Hydrogen is the most abundant element in the universe. Right now, the easiest and cheapest way to make the fuel is to extract hydrogen directly from gasoline, methanol or natural gas.

But the goal is to do it cleanly and on a massive scale. At the Desert Research Institute in Reno, Nev., they are using solar and wind power to create hydrogen fuel from water.

But environmentalists say they've seen and heard this all before. They believe that GM should concentrate on building fuel-efficient hybrid cars that run on gasoline and electricity, and are being sold right now, rather than promising drivers the hydrogen car of tomorrow while selling gas-guzzling SUVs today.

Wagoner disagrees.

"We would argue that the problem isn't the SUV, it's the fuel that goes into the SUV," says Wagoner. "If we can come up with a new technology to propel the SUV, then I think we've really substantively addressed a lot of the legitimate concerns about low fuel economy, emissions and things of that sort."

Perhaps the biggest reason GM is pushing hydrogen fuel cells is because they think they can make a lot of money from it. They believe there's a huge market for this technology, and they're not just talking about cars.

Examples include a forklift that runs on hydrogen gas, power tools that run on fuel cell batteries, hydrogen-powered robots, and even a John Deere truck.

For GM, it's a business opportunity that can't be ignored.

"When you add it all up and talk about the sales of everybody that's involved and all those kinds of vehicles we've talked about, you're talking in the trillions," says Wagoner.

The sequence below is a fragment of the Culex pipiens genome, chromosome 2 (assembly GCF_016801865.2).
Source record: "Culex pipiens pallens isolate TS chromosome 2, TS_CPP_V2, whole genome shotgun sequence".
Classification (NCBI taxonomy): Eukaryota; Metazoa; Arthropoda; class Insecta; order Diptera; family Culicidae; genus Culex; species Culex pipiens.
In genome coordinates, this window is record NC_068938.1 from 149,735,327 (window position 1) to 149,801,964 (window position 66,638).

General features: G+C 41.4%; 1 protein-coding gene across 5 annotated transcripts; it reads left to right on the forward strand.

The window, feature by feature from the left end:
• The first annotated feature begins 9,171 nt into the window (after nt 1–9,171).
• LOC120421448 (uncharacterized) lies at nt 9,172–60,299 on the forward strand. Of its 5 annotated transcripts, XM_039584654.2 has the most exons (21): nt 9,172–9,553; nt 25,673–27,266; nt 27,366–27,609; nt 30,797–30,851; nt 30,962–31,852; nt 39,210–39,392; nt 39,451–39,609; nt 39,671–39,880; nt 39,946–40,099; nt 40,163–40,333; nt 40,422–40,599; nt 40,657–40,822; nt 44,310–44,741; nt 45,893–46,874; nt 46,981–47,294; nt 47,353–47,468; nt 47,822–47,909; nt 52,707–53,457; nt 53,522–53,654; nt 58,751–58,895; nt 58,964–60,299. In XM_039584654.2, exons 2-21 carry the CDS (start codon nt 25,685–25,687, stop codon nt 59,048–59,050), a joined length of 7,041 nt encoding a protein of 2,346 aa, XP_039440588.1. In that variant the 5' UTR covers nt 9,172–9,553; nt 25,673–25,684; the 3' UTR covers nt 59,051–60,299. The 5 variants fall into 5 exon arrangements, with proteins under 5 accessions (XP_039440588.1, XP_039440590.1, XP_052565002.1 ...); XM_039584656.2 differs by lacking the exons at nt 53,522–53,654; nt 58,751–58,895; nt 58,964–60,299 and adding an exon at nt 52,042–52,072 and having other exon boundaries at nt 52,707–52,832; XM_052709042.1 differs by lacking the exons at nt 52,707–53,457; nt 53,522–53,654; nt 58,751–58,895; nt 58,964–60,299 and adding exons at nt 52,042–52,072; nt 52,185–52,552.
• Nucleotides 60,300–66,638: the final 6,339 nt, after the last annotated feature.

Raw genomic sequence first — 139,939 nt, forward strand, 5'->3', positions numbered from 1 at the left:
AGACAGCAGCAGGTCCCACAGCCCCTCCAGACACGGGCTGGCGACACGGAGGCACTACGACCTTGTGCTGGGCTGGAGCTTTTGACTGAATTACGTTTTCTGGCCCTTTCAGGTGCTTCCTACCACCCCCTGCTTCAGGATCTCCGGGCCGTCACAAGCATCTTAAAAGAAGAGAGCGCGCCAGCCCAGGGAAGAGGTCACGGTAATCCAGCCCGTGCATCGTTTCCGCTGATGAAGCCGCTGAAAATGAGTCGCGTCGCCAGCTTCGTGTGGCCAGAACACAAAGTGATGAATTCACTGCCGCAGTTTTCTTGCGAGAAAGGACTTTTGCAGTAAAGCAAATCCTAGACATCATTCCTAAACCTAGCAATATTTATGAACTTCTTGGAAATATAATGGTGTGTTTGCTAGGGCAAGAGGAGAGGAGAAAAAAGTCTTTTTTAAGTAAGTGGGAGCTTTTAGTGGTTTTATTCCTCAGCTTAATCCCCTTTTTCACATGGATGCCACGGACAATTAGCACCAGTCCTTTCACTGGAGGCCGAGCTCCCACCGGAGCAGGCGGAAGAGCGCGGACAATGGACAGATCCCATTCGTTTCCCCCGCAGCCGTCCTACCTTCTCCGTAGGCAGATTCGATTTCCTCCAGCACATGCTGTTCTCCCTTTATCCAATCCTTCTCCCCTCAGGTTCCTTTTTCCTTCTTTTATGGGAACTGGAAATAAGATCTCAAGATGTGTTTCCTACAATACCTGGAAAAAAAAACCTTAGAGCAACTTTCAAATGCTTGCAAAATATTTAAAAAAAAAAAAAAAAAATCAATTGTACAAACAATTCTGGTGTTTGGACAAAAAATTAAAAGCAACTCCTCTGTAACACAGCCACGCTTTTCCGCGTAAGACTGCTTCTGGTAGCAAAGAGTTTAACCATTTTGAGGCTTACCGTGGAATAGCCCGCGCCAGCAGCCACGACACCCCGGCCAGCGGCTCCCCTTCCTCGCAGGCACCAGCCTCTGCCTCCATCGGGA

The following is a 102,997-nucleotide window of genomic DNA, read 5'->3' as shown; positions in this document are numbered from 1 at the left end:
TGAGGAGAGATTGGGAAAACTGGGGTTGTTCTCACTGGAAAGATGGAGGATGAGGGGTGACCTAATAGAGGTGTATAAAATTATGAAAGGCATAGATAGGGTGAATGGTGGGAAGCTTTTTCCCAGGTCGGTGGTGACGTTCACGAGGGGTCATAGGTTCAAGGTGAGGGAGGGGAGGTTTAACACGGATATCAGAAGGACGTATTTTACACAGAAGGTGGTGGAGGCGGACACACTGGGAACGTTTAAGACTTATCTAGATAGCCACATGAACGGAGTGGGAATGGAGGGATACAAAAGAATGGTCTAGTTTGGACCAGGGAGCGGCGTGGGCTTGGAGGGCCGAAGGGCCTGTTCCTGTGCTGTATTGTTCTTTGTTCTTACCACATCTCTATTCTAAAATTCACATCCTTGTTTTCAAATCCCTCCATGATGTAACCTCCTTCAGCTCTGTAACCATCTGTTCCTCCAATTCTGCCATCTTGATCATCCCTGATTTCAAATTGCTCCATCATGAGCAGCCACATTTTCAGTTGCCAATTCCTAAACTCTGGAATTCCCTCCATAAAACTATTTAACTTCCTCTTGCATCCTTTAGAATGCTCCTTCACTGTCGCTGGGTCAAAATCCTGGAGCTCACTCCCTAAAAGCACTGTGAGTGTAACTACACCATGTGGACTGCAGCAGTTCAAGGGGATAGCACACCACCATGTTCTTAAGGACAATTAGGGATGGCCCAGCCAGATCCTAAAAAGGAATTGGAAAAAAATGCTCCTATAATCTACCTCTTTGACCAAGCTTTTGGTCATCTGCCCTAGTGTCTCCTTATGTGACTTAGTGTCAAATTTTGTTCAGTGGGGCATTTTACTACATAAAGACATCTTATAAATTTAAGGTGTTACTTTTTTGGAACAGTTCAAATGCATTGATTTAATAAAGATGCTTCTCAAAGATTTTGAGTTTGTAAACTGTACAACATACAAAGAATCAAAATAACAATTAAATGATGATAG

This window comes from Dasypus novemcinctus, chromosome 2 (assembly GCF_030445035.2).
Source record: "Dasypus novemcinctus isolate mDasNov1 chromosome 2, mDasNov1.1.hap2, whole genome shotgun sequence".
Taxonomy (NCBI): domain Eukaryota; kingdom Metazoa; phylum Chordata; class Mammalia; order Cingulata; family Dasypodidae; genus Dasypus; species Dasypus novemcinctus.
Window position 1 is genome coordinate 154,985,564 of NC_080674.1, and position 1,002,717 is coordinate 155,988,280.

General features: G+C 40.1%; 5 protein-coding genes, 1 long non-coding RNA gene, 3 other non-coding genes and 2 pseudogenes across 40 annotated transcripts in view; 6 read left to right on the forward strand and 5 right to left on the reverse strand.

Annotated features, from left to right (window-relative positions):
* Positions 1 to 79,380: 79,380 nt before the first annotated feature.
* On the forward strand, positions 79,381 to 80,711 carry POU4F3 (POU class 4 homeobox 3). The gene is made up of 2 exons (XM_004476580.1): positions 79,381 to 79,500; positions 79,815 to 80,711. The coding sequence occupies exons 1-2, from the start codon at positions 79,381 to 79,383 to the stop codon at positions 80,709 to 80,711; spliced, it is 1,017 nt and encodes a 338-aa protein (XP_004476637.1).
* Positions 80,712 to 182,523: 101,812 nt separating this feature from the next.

And he's just getting started. A refrigerator-sized fuel cell already provides enough power to light a research building on the GM campus.

This summer, GM, NASA and a company called Aerovironment will unveil a high tech solar and fuel cell powered spy plane. Because hydrogen fuel is lighter than oil, the plane can fly at 70,000 feet, making it harder to shoot down. And it can stay up there for more than a week.

Someday, GM believes, hydrogen, not oil, will power the entire United States economy.

"Moving to a hydrogen economy as a vision for the U.S. is a great one, but it's going to be a team sport to get there," says Wagoner. "I think absolutely it's going to require federal dollars."

GM took its message to Washington and got a response. In January's State of the Union Address, President Bush proposed $1.2 billion in research funding so America could lead the world in developing clean hydrogen powered automobiles.

GM was pleased, but if you think they were thrilled, guess again.

"We think it's going to need to be bigger than that," says Wagoner.

"If you go back to the '50s, the Eisenhower administration sponsored and pushed the national highway system, the interstate highway system, which has been a huge benefit not just to auto manufacturers but to the whole economy," Wagoner says. "That's the kind of thing that required a national effort. If we really want to move to a leadership position in this country with fuel cells and a hydrogen economy, government leadership like that is going to be required."
  • Rebecca Leung